- Despite a wide variety of state- and regional-based HIV diagnoses in men who have sex with men (MSM), disproportionately high new diagnoses continue to be found in MSM aged 18-24 years.
- Prevalence continues to grow; highest prevalence observed in MSM aged >45 years.
Why this matters
- Increased promotion of viral suppression, prevention (i.e., preexposure prophylaxis [PrEP], condoms) recommended, especially in the South and Northeast U.S.
- Design HIV prevention strategies based on age/audience.
- Across states/age, increasing HIV prevalence observed with increasing age, ranging from 0.2% (18-24 years) to 36.4% (25-34 years).
- Within-state prevalence rates increased through 45-54 years age group; West had highest rates in older MSM (standardized prevalence ratio 2.20; 95% CI, 2.17-2.23).
- Compared with the Midwest and South, Northeast had higher than expected prevalence rates.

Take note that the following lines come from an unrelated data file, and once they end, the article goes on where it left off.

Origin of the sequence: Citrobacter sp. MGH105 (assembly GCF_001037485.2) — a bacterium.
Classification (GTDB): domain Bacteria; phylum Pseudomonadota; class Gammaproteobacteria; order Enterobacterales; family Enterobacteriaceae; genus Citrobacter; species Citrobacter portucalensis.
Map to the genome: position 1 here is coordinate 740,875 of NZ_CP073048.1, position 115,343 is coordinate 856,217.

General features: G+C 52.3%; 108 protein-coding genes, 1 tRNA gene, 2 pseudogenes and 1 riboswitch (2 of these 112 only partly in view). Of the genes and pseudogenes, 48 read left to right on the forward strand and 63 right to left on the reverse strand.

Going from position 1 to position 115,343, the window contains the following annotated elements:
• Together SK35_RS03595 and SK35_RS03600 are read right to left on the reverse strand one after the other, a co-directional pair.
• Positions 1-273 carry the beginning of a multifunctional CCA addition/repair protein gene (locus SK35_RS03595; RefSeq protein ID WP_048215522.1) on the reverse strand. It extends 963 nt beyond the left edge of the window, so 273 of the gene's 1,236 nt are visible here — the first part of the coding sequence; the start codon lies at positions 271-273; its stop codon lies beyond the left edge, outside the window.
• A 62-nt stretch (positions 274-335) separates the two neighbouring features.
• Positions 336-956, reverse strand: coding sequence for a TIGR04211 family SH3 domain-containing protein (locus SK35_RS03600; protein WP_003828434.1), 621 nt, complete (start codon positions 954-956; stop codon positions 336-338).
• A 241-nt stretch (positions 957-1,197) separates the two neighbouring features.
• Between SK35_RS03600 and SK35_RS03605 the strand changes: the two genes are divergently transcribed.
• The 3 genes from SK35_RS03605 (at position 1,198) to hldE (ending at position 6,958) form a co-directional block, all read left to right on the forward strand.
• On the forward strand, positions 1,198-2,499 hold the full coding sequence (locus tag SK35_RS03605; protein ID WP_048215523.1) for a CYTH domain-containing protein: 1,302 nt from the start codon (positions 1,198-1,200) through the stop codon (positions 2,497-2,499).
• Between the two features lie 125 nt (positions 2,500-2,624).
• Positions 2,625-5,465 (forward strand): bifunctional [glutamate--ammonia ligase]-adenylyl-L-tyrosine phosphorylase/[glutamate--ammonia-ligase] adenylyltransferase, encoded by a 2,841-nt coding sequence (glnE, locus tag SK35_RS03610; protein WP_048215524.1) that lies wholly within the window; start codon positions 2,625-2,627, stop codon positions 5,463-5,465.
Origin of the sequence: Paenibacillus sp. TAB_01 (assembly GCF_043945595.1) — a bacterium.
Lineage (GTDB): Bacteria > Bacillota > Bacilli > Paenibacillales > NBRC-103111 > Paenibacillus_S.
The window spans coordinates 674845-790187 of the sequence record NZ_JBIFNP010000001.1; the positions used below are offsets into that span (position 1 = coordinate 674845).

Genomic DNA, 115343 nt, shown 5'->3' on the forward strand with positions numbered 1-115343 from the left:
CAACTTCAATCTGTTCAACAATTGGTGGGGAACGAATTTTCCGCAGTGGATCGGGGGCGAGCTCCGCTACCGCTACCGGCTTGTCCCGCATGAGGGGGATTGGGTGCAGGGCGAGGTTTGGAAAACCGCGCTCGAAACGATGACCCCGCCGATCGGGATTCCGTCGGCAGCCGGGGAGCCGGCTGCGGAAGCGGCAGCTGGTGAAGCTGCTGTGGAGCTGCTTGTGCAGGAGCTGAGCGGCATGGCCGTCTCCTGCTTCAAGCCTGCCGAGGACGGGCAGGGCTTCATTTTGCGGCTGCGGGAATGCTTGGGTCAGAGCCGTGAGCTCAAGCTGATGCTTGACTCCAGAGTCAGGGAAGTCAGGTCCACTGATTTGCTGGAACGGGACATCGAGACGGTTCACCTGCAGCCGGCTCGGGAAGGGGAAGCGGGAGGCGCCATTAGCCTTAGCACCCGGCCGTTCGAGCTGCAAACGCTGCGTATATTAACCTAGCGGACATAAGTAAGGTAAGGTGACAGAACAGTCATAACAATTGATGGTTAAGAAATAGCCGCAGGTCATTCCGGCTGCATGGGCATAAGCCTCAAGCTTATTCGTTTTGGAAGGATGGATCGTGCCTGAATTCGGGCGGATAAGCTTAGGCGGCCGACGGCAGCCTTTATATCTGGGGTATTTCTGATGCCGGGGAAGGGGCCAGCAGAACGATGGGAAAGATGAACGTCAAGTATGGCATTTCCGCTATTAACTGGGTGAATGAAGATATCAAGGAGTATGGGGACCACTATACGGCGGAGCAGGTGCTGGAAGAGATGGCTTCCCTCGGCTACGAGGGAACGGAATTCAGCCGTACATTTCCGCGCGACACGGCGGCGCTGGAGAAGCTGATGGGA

- Overall age-adjusted standardized diagnosis ratios [SDR] showed 70% higher than expected diagnoses in 18-24 years age group in the Northeast (SDR, 1.70; 95% CI, 1.65-1.75) and 74% in South (SDR, 1.74; 95% CI, 1.71-1.77) vs Midwest.
- Epidemiological surveillance study estimating state-level MSM population size, rate of prevalent and new HIV diagnoses in 2013, 2016, respectively.
- Funding: CDC.
- Race-stratified estimates lacking.
- Misclassification errors.
- Data restricted to weighted samples.
- Self-report bias.
- Inconsistent surveillance practices.